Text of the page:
Employers today are facing an array of complex issues that are reshaping the future of work. From the pandemic to the rise of artificial intelligence (AI and specifically ChatGPT) and automation, employers must navigate an ever-evolving landscape to stay competitive and meet the needs of employees and customers alike.

Over my next two columns, we will explore some of the biggest issues that employers are facing currently and into the next several years.

1. Future pandemics/crises:

Now that are on the other side of the COVID-19 workplace shakeup, some companies have developed contingency plans to manage future crises. Being reactive, as most of us had to be, is never the best solution. Employers will need to consider how to lessen the impact of future disruptions and ensure the safety and well-being of their employees while continuing to operate at full capacity. By documenting what worked in the last workplace upheaval and what did not — and addressing the issue annually with employees — contingency planning can offer a sense of stability and assurance for your employees and your clients.

2. Talent acquisition and retention:

Despite the slowing economy, many job markets remain competitive. Employers are facing challenges in attracting and retaining top talent whether its skilled labor, service jobs or professional roles. With the rise of remote work, many employees now have more flexibility in where they work, making it easier for them to move between companies. “The great resignation” may be over, but its effects linger.

Employers need to focus on creating a best-in-class workplace that attracts managers and human resources pros who are trained in leadership, who are empathetic toward their employees and who treat employees like human beings with needs and emotions. They need to offer employees training and growth opportunities. Companies with flexible hours and settings — especially hybrid workplaces or fully remote environments — will be ahead of the game. Robust benefits and compensation packages are and will continue to be a must.

3. Artificial intelligence and automation:

The rise of AI and automation is transforming the way we work. Many routine tasks can now be automated, freeing up employees to focus on more complex and creative work. While automation such as robots and 3D printing offers benefits such as increased efficiency and cost savings, it also poses a threat to jobs that can be easily delegated to machines.

Employers will need to consider how to manage the impact of automation on their workforce and in their workplace. This includes (but is not limited to) determining if they will utilize AI and how they will adjust employees’ responsibilities to a new environment. For employees displaced by AI or automation, employers need to decide if they will attempt to retain staff and retrain them to handle new roles or downsize.

Then there is ChatGPT, an AI language platform that is trained to interact conversationally and perform tasks. Just as teachers are wary about ChatGPT writing student assignments, employers are concerned about candidates using it to answer interview questions, respond to screening assessments and more. There is further concern about inherent bias as it is dependent on the information it was trained on. Smart employers realize that the presence and capabilities of AI language platforms will only expand and are preparing for the future impact on their businesses.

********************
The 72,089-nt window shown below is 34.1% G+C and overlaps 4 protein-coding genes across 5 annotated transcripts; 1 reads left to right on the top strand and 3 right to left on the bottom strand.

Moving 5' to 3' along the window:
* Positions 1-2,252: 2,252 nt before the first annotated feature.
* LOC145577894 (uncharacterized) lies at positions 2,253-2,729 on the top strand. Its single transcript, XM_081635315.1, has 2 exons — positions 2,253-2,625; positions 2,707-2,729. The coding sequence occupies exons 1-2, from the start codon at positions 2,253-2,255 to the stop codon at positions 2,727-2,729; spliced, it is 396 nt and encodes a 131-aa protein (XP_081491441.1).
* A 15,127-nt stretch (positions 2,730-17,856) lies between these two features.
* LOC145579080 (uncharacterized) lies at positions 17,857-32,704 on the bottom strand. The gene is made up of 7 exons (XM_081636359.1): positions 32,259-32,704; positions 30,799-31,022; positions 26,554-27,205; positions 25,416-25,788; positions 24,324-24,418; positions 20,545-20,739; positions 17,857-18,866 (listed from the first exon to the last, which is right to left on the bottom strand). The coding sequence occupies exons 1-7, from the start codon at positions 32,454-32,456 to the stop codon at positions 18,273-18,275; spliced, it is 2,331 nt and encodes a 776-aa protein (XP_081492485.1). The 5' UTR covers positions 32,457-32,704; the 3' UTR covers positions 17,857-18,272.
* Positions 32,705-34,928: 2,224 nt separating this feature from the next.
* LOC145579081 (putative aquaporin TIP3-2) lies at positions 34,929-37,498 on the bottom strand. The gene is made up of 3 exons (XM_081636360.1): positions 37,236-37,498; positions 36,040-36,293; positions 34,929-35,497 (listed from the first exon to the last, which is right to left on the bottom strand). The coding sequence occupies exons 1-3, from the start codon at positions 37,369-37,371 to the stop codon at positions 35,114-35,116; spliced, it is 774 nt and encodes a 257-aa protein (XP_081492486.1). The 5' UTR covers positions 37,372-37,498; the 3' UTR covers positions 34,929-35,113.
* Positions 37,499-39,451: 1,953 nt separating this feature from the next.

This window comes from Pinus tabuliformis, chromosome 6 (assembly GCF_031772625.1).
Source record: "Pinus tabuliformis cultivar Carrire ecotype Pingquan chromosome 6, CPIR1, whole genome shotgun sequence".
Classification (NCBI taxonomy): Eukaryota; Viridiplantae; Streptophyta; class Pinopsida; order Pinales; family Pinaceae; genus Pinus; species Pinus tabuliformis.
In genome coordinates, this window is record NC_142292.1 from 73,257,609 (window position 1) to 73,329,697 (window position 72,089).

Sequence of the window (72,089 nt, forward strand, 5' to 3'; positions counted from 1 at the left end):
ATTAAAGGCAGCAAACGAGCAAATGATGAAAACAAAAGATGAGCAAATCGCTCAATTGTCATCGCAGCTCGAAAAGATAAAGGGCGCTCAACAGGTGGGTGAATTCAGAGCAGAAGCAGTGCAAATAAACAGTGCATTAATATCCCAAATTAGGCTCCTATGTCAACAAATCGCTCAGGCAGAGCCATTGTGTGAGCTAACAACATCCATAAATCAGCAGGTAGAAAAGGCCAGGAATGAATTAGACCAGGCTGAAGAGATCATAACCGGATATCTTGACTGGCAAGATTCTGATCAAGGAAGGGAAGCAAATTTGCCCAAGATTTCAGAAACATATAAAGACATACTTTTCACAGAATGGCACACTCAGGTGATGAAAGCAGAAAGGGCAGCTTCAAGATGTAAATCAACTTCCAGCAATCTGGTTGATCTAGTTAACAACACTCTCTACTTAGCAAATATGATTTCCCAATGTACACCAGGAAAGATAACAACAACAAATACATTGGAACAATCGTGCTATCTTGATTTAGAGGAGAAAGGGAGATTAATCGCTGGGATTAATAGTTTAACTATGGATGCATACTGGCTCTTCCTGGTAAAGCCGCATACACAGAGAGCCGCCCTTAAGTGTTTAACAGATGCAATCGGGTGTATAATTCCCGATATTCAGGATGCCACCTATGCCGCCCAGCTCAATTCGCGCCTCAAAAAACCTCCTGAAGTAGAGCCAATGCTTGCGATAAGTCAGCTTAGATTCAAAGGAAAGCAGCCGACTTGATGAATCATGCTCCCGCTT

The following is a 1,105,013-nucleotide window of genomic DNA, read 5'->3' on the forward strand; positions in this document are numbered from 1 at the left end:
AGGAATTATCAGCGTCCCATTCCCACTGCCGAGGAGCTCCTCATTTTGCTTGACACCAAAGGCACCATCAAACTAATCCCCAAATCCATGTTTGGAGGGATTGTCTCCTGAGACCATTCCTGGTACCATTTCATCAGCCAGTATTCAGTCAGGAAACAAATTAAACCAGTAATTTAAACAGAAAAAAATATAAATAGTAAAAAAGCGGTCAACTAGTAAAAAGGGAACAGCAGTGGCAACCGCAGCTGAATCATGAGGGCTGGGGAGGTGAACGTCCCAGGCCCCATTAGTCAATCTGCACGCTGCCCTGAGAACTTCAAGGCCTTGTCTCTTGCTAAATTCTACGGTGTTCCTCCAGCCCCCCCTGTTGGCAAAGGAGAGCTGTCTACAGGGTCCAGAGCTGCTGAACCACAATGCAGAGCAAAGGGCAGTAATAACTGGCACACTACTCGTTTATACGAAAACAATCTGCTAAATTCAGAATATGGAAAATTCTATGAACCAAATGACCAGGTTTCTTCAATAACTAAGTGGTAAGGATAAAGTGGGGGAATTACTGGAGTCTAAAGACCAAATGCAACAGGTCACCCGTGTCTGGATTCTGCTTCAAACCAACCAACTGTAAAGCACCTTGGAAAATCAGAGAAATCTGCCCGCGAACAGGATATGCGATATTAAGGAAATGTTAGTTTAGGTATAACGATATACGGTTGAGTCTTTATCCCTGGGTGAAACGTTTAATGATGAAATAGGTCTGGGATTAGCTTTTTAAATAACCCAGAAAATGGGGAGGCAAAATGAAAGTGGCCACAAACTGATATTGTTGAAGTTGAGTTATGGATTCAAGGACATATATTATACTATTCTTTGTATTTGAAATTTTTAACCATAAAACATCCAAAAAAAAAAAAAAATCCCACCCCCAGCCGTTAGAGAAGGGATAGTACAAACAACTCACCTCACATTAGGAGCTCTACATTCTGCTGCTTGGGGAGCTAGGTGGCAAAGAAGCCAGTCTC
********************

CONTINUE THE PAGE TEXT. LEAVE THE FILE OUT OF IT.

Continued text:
4. Diversity, equity, and inclusion:

Diversity, equity, and inclusion have also become increasingly important issue for employers in recent years. All signals point toward those issues staying alive well into our future. Research shows that companies who prioritize diversity, equity, and inclusion perform better, both financially and in terms of employee satisfaction. In addition, it is an issue that resonates personally with the many factions in our society that have been historically marginalized or discriminated against.

Employers will need to focus on creating a more diverse and inclusive workplace, including recruiting and retaining employees from underrepresented groups and providing training on diversity, equity, and inclusion topics. They must ensure that all employees feel valued and included in company culture and decision-making processes. It’s more than a box to check. It needs to be a genuine commitment.

5. Mental health and well-being:

In my last column I went into specifics around this subject and received a great deal of feedback for addressing this underserved issue. (Thank you readers!) Many employees have been struggling with increased stress and anxiety pre- and post-pandemic. This is nothing new. What is new is that the pandemic helped shine a light on this issue and now employers are forced to respond.

Support that employers can offer includes providing mental health resources such as assuring their medical plans include increased benefits for mental health, access to telehealth with mental health experts, creating work-life balance for their employees and fostering a culture that assures employees needs are heard and responded to.

Next month I will address five additional issues that employers should prepare for — including some you might find surprising. Stay tuned!

Tina Hamilton is president and CEO of myHR Partner Inc., a Lehigh Valley human resources outsourcing firm that manages HR for clients in 34 states. She can be reached at tina@myhrpartnerinc.com.

Originally published in the Allentown Morning Call on April 21, 2023